Reflection: Sigrid Nunez

I started teaching in the Riggio Writing and Democracy program in 2007. My first course for the program was a seminar called “Writers on Writing.” I had never taught such a course before; I created it specifically for the Writing and Democracy program. It had always struck me how, more than any other artists, writers are often asked to state why they do what they do. I wanted to teach a course examining ways in which writers have described their work and the writer’s place in society. The reading list for... Read The Rest →

Reflection: Suzannah Lessard

While my primary perch at the New School has been in the MFA program, I was immediately attracted by the idea of teaching in the Riggio Program. It was the title, “for Writing and Democracy,” that thrilled me. This is because I have long seen non-fiction especially as belonging in the arena of our public life. And yet, in my experience, the culture of creative writing programs does not include a strong sense of this, despite the fact that so many of the great forms of non-fiction, such as literary... Read The Rest →

Reflection: Catherine Barnett

We were a motley and fragile bunch. One student spoke so quietly we had to keep the windows closed and lean in whenever she spoke. The hurricane had blown through us all. It was our penultimate class and each student had brought in a new poem to revise. As a kind of warm-up to the hands-on work of revision I’d planned for the session, I spontaneously decided to ask the students to try to shout their poems. (I’d just had the pleasure of visiting Craig Teicher’s MFA workshop, where Dottie... Read The Rest →

Reflection: Elizabeth Gaffney

From Herman Melville to Haruki  Murakami, from Lorrie Moore to Philip K. Dick, my students have loved and hated the stories and novels I’ve given them to read. They’ve written works that are real literary triumphs and turned in some awfully big messes. I sometimes think I like it best when they hate the texts we read together—what passion, what ruthless analytical insight! And I definitely love it when they take the gigantic risks that sometimes lead to flops—what vision, fresh forms, and wonderfully weird ideas! For when can one... Read The Rest →

Reflection: Rene Steinke

The students in the Riggio Program are unique and uniquely talented. Many of them have had unusual life experiences prior to coming to the New School, and they often express a kind of urgency and passion for their education—these students do not want to waste time. I became a member of the Riggio Honors Program faculty in the Spring of 2007, and it has been one of the richest, most rewarding teaching experiences in my career. The students are devoted to writing, and their thinking about language on the larger... Read The Rest →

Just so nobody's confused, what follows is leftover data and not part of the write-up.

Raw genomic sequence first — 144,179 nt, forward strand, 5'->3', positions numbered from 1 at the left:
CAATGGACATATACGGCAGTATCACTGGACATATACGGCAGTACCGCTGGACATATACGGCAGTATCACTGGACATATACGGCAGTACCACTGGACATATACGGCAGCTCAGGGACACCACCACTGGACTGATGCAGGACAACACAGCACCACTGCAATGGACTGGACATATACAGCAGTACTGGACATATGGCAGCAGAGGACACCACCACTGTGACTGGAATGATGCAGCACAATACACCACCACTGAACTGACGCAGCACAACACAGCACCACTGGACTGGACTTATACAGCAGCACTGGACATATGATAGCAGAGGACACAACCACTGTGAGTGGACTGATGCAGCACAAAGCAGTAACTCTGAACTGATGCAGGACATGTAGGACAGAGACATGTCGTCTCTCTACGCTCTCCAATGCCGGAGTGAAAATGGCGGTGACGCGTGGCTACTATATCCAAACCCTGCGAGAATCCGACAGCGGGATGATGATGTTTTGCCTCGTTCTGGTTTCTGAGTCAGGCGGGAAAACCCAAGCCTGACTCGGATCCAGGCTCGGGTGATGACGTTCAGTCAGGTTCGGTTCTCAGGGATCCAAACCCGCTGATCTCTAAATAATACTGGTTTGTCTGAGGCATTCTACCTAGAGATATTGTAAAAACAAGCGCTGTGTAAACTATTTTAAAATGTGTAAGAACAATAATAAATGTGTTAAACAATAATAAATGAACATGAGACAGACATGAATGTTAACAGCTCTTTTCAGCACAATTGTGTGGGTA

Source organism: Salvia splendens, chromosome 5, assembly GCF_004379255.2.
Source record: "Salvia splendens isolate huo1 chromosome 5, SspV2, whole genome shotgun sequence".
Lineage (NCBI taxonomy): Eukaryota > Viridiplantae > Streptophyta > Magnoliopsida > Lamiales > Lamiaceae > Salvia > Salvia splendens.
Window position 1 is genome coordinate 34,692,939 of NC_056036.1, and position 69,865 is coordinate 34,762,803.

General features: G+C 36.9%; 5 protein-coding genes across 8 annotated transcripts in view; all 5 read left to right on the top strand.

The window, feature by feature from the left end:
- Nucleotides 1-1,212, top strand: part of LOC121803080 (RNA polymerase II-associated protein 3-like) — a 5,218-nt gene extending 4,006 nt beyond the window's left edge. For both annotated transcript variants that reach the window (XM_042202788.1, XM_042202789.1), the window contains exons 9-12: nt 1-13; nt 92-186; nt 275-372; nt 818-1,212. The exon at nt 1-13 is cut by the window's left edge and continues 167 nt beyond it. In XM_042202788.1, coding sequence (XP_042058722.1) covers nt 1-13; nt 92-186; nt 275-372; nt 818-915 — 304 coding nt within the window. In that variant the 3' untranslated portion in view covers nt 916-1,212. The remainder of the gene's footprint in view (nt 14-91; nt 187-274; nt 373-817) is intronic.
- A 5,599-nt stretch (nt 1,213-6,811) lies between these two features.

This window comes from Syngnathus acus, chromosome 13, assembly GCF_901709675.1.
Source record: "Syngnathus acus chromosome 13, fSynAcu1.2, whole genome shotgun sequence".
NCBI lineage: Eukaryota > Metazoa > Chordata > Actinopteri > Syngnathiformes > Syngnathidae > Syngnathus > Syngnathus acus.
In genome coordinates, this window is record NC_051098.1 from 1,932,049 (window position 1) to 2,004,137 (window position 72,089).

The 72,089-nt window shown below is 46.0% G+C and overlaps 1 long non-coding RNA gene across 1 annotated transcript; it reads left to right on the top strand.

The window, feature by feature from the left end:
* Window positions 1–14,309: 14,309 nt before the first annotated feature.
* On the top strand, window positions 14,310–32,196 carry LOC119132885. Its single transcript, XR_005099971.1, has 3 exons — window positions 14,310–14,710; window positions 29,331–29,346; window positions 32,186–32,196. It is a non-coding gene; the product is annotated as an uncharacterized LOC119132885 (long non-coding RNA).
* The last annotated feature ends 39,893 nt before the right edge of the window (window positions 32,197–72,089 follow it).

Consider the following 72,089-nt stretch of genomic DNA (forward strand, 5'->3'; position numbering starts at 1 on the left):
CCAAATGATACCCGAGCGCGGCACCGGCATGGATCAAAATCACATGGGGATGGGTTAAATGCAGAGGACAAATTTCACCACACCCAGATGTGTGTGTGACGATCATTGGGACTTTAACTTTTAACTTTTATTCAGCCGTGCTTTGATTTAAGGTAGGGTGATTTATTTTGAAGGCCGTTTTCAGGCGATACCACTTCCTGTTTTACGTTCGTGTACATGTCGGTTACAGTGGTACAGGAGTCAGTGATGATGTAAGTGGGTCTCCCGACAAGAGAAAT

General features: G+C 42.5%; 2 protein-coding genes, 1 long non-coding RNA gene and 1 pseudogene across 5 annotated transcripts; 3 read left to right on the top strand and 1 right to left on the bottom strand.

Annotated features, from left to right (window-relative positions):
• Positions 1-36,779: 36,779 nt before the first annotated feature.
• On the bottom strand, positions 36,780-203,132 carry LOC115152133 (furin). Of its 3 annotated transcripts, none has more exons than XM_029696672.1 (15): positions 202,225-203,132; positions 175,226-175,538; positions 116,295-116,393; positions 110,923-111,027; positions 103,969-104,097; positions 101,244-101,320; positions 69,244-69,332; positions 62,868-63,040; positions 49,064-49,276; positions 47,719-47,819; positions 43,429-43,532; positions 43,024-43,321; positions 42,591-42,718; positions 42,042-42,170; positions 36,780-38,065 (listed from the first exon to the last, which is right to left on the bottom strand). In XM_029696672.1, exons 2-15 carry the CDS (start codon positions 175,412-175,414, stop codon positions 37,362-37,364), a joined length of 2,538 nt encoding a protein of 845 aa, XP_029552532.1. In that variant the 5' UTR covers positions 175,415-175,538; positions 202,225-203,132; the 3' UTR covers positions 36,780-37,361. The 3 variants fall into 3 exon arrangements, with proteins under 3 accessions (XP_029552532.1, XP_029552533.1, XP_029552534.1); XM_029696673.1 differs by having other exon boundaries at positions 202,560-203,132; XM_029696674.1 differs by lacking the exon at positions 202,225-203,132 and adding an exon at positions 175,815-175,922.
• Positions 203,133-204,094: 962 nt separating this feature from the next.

Reflection: Amy Kurzweil

If Bob Dylan (via Professor Greil Marcus) taught me anything, it is that what we create is more powerful than who we are. What we create becomes who we are, or at least how we are remembered. This fall, I had the pleasure of serving as a TA for Greil’s class, “Old Weird America: Folk Music and Democratic Speech.”  The course exposed my class of 24 curious undergraduates to murderous folk ballads, dense music scholarship, and post-modern novels, among other engaging, shocking, and, at times, obscure artistic outputs. For the... Read The Rest →

Reflection: In the Fields of Light / Luis Jaramillo

When we interview TA applicants for the Riggio program we ask applicants to teach a ten minute close reading lesson on a short piece of text. We (usually Laura Cronk, a current TA, and I) pretend to be undergraduate students. There are many ways for the lesson to go badly—the applicant lectures us rather than asking questions, the applicant declines to bring copies for us to mark up, the applicant tries to cram a discussion of a 20-page short story into the allotted time, the applicant tries to lead us... Read The Rest →

Reflection: Greil Marcus

I joined the Riggio program in Writing and Democracy in 2007, and with the exception of 2008 have taught in the program every fall semester since. My main responsibility has been the ULEC undergraduate lecture course “The Old Weird America—Music as Democratic Speech, from the Commonplace Song to Bob Dylan.” The theme of the class, which enrolls between 90 and 100 students, with the participation of four to five Writing Program TAs, is the American folk song—including ballads, blues, blackface minstrelsy, and so-called folk-lyric compositions, where hundreds of floating verses... Read The Rest →